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The Conservation Committee considers a wide range of cetacean conservation issues and collaborates closely with the Scientific Committee to understand and address a range of threats to whales and their habitats. 

The Conservation Committee Strategic Plan sets out a long-term vision for healthy and well-managed populations and recovered cetacean populations worldwide. The Plan identifies priority threats to cetaceans, priority actions, measures of success, key partnerships and resourcing.  It is accompanied by a Work Plan, a living document that can be adapted as circumstances evolve. 

The varied work programme currently includes:

  • a Bycatch Mitigation Initiative.  This is a new work programme, agreed at the 2016 meeting.  It will include formation of an expert panel and appointment of a coordinator.
  • a strategy to provide international advice and support to the fast-growing whale watching industry, including development of an online Whale Watching Handbook.
  • development and management of Conservation Management Plans, flexible blueprints for effective coordination of conservation work between local, national, regional and international stakeholders.
  • a joint programme with the Scientific Committee to consider the impact of marine debris on cetaceans.
  • a Ship Strikes Strategy, working with other international and trade organisations to understand and minimise the threat of collisions between whales and vessels.
  • work to build partnerships with other inter-governmental and regional organisations, in order to share knowledge, identify synergies and maximise effectiveness.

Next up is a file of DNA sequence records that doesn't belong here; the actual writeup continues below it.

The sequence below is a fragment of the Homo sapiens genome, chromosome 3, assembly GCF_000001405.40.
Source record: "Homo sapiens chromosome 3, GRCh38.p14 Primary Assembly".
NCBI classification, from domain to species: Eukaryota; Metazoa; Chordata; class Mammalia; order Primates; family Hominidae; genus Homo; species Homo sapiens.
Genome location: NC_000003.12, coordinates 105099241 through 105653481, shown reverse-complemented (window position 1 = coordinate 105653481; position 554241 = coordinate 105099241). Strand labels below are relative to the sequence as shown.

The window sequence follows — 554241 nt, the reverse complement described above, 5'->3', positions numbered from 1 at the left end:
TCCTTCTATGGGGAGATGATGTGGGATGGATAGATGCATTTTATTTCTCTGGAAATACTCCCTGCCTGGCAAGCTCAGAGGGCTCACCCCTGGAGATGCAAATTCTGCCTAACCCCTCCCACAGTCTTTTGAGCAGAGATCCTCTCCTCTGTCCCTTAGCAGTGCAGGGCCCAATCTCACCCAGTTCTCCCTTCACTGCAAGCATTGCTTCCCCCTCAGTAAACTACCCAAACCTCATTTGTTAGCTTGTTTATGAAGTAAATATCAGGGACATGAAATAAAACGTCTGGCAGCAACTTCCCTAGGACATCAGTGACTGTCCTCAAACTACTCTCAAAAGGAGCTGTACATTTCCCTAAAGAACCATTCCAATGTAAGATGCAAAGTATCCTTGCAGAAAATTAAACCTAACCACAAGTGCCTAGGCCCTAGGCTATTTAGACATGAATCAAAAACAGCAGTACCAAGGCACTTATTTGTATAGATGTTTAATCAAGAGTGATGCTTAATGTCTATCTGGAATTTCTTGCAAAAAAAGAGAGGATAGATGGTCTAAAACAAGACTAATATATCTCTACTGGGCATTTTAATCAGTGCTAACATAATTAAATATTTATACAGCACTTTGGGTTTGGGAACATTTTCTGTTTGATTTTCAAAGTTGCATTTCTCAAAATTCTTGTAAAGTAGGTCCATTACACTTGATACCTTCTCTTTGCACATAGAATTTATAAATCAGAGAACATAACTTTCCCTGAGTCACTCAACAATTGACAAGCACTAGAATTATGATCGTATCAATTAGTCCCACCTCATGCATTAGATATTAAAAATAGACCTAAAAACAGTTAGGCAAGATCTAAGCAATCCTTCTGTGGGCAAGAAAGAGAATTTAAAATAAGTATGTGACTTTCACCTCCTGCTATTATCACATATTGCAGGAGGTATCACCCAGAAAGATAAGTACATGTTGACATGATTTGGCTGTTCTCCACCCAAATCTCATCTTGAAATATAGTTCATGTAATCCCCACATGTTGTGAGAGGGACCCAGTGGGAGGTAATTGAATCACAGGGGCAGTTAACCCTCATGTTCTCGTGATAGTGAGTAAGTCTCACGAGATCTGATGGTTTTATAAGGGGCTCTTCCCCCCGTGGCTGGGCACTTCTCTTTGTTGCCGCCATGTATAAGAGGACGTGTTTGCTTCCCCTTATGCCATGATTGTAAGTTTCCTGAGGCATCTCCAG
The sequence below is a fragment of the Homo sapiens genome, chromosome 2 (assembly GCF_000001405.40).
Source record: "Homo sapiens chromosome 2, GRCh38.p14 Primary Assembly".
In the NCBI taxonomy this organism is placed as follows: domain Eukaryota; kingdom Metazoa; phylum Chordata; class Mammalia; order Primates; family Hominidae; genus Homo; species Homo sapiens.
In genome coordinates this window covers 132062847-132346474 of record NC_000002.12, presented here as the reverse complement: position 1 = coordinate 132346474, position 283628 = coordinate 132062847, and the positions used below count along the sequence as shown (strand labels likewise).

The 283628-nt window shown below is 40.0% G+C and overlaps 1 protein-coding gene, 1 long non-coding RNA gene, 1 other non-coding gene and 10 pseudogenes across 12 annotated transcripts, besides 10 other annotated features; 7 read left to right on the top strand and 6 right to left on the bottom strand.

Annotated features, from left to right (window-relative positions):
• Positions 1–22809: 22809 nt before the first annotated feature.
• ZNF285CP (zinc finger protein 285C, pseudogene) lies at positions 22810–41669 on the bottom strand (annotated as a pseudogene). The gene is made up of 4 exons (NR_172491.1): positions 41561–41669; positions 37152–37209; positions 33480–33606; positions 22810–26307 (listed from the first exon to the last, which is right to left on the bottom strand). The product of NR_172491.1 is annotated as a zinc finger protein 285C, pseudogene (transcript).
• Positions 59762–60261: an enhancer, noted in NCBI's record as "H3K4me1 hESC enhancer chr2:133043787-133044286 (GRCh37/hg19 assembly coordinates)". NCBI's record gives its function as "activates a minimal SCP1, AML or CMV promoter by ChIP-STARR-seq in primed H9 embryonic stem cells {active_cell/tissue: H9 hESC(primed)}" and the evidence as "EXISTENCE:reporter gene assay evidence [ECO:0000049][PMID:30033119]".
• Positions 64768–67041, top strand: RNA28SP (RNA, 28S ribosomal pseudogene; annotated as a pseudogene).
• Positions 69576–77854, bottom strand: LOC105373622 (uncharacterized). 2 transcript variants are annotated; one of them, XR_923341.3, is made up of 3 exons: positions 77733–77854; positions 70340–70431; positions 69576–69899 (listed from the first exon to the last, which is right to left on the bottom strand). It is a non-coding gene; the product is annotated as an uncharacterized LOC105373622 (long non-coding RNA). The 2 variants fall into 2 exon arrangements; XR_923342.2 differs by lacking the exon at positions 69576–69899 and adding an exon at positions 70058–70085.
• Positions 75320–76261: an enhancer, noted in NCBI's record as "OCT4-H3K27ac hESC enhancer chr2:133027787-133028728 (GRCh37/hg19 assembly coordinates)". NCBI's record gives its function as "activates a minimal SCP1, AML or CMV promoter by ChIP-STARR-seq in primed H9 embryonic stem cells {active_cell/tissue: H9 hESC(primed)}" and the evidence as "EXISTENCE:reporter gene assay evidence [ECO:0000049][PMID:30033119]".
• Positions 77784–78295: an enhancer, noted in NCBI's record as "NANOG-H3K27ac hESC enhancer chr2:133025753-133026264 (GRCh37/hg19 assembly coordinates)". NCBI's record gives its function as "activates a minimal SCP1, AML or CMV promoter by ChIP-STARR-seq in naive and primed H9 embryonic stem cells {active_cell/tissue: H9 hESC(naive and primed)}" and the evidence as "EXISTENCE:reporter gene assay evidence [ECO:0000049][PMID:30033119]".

• development of an integrated Conservation Database collating Voluntary Conservation Reports submitted by member governments - currently undergoing testing. 

In 2022 the Commission endorsed a new intersessional group to develop recommendations for understanding and overcoming challenges and making conservation efforts more effective.  Key aims include an improved understanding of the barriers to conservation progress, increased involvement of local communities and determining the most effective ways to work alongside other conservation bodies.

A Voluntary Conservation Fund operates to support the work of the Conservation Committee.  Seven issues have been identified as priority areas for support, and a dedicated Steering Group assess funding requests according to these priorities.  Contributions to this fund are welcome from member governments, international organisations and other appropriate donors.  You can find out more about the fund here.

Further Reading

  • To read the Strategic Plan for the Conservation Committee click here.
  • To read the Work Plan of the Conservation Committee click here.
  • To read the Working Methods of the Conservation Committee click here.
  • To read the most recent report of the Conservation Committee click here.
  • To read about the Voluntary Fund for Conservation click here.
  • To read more about the Bycatch Mitigation Initiative click here.
  • To read more about the IWC's work on whale watching click here.
  • To read more about Conservation Management Plans click here.
  • To read more about marine debris click here.
  • To read more about ship strikes click here.